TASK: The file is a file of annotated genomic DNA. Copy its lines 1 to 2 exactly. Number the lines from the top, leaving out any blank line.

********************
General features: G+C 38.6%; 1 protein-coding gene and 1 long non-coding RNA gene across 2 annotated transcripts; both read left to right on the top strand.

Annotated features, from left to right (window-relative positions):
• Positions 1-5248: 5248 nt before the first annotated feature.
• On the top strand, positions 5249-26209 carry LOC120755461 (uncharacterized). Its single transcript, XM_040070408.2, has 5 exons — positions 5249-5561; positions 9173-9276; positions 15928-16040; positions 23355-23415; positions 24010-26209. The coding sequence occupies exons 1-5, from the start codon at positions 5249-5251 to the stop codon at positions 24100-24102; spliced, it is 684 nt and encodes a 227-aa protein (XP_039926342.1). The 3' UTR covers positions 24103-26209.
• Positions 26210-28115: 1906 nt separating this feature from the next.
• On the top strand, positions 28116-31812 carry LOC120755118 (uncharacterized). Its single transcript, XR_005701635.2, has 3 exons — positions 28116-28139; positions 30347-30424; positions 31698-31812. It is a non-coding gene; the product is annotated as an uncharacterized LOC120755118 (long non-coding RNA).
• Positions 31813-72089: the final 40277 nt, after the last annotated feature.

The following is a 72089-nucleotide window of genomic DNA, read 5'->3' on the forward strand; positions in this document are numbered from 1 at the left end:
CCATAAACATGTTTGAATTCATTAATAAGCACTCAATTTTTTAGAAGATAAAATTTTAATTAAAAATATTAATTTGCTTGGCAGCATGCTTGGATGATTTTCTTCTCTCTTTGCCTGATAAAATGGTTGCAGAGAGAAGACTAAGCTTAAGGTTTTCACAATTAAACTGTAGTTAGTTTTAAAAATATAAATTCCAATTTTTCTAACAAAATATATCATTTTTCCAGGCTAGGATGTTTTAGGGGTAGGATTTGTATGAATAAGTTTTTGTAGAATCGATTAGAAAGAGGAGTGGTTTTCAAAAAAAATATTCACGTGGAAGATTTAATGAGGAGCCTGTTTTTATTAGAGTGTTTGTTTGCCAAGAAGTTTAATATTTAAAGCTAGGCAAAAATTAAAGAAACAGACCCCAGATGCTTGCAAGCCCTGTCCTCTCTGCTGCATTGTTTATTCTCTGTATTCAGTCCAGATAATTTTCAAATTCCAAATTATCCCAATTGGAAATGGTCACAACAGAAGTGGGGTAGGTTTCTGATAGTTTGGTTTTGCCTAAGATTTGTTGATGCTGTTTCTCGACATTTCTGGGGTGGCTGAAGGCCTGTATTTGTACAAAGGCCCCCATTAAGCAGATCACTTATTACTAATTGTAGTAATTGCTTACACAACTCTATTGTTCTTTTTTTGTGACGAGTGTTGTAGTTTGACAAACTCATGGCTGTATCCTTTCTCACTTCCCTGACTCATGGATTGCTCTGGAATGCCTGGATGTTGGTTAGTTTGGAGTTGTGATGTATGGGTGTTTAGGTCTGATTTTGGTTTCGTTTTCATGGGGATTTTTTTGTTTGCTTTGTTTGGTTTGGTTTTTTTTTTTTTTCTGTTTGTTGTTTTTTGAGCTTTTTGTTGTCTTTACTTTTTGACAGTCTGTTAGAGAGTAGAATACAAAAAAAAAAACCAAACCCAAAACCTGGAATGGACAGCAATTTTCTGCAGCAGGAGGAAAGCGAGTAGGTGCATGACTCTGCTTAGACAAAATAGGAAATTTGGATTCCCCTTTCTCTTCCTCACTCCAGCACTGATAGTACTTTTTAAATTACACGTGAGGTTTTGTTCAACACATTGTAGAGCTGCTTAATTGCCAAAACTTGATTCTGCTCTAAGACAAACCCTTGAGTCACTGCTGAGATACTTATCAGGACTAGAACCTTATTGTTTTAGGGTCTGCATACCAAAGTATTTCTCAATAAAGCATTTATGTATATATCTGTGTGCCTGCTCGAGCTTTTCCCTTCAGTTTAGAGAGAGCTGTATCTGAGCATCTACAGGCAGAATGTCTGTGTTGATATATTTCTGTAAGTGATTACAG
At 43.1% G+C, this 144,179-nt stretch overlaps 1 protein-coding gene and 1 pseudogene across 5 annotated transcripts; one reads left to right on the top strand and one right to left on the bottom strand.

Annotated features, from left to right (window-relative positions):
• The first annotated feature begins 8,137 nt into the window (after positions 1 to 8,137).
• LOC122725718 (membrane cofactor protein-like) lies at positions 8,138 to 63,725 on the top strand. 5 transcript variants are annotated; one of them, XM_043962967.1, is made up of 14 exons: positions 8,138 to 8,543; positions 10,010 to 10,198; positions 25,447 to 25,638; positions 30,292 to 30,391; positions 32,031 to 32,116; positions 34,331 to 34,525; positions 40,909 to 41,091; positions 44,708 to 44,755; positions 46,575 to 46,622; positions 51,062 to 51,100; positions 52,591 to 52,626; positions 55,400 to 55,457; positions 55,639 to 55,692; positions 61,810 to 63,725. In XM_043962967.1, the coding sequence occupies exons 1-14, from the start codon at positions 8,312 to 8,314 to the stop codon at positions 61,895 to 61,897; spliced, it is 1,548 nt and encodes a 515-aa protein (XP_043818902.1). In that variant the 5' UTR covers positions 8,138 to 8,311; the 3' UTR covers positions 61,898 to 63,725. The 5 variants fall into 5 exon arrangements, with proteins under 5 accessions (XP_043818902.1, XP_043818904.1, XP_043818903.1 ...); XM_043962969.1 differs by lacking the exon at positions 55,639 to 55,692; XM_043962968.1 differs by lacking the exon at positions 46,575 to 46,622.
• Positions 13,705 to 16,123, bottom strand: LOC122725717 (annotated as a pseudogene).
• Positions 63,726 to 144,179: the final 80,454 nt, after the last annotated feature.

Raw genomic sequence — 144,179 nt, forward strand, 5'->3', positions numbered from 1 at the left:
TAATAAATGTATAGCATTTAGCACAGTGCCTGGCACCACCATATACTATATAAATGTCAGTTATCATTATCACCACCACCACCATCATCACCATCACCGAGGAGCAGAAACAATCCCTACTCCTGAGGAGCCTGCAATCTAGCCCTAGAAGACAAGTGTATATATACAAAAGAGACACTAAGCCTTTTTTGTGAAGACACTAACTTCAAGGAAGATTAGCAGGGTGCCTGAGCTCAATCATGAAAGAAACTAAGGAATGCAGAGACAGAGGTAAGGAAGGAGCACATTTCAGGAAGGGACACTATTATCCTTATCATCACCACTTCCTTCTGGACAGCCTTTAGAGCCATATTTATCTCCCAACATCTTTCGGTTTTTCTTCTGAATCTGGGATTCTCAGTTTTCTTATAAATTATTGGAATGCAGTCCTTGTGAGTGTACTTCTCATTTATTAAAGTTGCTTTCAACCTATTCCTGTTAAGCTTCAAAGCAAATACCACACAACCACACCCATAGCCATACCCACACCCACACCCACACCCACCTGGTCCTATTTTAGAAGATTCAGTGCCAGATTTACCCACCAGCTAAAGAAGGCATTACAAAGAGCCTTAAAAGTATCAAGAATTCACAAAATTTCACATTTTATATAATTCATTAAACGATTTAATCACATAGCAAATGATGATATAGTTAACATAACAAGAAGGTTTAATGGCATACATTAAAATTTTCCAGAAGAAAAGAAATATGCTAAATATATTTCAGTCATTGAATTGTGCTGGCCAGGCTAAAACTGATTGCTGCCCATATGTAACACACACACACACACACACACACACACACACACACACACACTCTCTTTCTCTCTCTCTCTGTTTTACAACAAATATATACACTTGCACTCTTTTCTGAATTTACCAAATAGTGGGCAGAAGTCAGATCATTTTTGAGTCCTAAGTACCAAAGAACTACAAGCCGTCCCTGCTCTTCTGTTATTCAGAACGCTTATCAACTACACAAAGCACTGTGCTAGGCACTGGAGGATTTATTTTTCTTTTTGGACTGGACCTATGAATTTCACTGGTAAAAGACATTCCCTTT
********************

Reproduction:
General features: G+C 38.6%; 1 protein-coding gene and 1 long non-coding RNA gene across 2 annotated transcripts; both read left to right on the top strand.

Annotated features, from left to right (window-relative positions):